Running the Extra Mile


Macey Wahl, Staff Writer

When Spanish teacher Ryan Sutter was growing up, he wasn’t much of a runner and neither was his dad, but as they both aged, they got into running. Sutter’s dad, Joe, asked him one day if he would like to run a half marathon with him.

Ryan Sutter didn’t train for the race and had never ran more than six miles at a time. He was pretty exhausted after the 11th mile.

“In high school I did cross-country for one year but was never very serious about it,” Ryan Sutter said. “Looking back I really wish I would have stuck with it and push myself harder. My dad didn’t get into running until he was older, and I got into it in high school but I was never really serious about running until after college.”

Ryan Sutter and his dad, Joe, founded the Nebraska Marathon together in 2014 with the first race taking place on Oct. 18th, 2015, and 900 runners participated in this half-marathon. They started at Turner Park at Midtown Crossing and crossed the finish line at the Lewis and Clark Landing. The first full marathon held in Omaha in 2016. 

“My dad Joe and I started this race because we felt that Omaha needed a marathon ran by local organizers who cared about the running community,” Ryan Sutter said. “Another big race in town had been bought out by a company out of New York that was running the operations. People in the city really embraced our race and loved our #RunLocal campaign. After the success of the Nebraska Marathon we decided to start a spring race called the OmaHalf.”

Sutter and his dad don’t usually participate in the races because they are the race directors. This means they’re busy organizing the start and finish, monitoring the course, and ensuring the safety and smoothness of the operations.

“My main motivation now is to qualify for the Boston Marathon,” Ryan Sutter said. “I think many long-distance runners agree there’s a certain appeal to this race and are drawn to try and qualify by running a fast enough time. The history, tradition and difficulty of qualification makes it such a unique event. It takes some pretty serious dedication and training, but I love trying to always get faster and improve upon my marathon times. I have ran three full marathons and love competing against the clock and against myself.”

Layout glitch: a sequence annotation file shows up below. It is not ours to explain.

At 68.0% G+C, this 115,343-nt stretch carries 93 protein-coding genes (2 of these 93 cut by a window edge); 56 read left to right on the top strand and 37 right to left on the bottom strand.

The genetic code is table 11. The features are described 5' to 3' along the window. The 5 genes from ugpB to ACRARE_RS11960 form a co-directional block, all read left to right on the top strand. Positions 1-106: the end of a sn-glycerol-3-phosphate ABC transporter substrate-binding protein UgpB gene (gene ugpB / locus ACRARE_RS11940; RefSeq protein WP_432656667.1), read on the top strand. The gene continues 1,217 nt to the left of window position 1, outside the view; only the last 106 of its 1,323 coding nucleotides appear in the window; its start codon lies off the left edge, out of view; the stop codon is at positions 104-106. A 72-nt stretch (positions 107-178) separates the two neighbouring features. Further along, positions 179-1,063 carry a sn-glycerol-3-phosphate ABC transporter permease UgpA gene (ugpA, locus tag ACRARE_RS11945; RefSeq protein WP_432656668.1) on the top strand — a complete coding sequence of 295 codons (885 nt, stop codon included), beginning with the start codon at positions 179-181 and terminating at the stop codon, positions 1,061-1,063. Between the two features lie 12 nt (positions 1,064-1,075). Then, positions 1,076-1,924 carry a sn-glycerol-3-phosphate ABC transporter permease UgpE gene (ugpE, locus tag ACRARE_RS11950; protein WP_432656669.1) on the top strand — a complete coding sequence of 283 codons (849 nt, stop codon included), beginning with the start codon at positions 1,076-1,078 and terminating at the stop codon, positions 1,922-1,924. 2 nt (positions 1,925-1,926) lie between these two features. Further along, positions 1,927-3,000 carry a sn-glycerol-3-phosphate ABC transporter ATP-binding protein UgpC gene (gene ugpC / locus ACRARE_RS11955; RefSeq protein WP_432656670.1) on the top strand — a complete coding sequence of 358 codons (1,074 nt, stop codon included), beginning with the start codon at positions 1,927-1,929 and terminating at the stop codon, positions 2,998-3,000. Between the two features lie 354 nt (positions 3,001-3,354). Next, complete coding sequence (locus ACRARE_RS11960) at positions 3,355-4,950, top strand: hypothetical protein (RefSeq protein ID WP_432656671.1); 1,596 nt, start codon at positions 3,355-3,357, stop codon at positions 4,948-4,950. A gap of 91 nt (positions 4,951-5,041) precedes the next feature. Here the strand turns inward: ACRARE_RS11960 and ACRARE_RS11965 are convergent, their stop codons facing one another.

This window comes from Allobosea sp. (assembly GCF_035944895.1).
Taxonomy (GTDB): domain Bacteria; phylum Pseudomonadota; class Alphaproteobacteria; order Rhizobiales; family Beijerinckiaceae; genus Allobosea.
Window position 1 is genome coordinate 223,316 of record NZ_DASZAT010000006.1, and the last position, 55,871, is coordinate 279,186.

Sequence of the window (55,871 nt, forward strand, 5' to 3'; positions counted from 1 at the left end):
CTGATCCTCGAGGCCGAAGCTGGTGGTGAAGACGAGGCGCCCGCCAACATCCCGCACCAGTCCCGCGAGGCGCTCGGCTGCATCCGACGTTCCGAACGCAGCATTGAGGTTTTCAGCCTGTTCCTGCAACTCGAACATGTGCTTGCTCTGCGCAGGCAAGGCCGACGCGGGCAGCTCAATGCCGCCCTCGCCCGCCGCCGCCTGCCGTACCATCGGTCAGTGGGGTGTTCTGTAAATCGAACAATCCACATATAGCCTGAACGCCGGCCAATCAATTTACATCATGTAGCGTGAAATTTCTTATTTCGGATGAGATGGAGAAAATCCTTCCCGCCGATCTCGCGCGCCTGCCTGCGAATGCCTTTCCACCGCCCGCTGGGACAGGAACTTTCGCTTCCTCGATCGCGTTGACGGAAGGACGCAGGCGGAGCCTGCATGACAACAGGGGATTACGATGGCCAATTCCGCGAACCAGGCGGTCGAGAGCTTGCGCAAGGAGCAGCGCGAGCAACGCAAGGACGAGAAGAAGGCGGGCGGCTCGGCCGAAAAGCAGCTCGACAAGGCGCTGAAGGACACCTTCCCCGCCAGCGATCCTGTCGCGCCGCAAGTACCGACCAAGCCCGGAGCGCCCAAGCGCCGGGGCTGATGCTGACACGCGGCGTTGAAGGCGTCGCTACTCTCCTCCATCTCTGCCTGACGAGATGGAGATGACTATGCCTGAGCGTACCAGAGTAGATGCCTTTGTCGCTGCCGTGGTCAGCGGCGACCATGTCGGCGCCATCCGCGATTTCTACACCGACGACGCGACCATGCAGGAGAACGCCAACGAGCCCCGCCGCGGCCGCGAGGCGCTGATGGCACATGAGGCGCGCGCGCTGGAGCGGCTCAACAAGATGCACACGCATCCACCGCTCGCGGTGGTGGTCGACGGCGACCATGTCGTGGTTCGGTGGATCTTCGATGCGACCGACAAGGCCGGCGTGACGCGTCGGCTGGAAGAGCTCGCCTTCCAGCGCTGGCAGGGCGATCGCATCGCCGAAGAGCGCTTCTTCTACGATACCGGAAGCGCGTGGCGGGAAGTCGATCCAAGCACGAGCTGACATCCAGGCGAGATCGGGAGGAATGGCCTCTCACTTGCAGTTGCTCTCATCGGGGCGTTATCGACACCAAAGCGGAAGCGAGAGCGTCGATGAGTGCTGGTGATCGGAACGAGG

These races generally have around a thousand runners from the Omaha Metro and all racers who finish receive a medal. Most of the races take a route through the Old Market in Omaha. The Nebraska Marathon organization has raised tens of thousands of dollars for the Pediatric Cancer Action Network in Omaha. 

“The Pediatric Cancer Action Network is a nonprofit organization that raises money to reduce the financial burden of families diagnosed with pediatric cancer and to advocate for a cure through awareness, education and action,” Ryan Sutter said. “PCAN is an organization that we have worked with for a long time”

Since 2015, the race has raised a total of $27,000 for this organization. The amount goes up every year with more runners taking on the task of running a marathon. They offer full marathons, half marathons and 5k’s every year. The next set of races is scheduled for September 29th, 2019. Many local businesses and sponsors, including the Omaha Police Department, volunteer in the race to guarantee that it goes smoothly.

“Founding and organizing Nebraska Marathon has been an extremely rewarding experience,” Ryan Sutter said. “We have gotten to know so many runners in the Omaha and surrounding communities.”

Joe and Ryan Sutter puts in work into organizing the races and all the runners to ensure they do their best and also improving his own times in hope to run the Boston Marathon. Sutter wanted to create a route which was scenic and give the Omaha runners a breathtaking experience, and they’ve accomplished just that.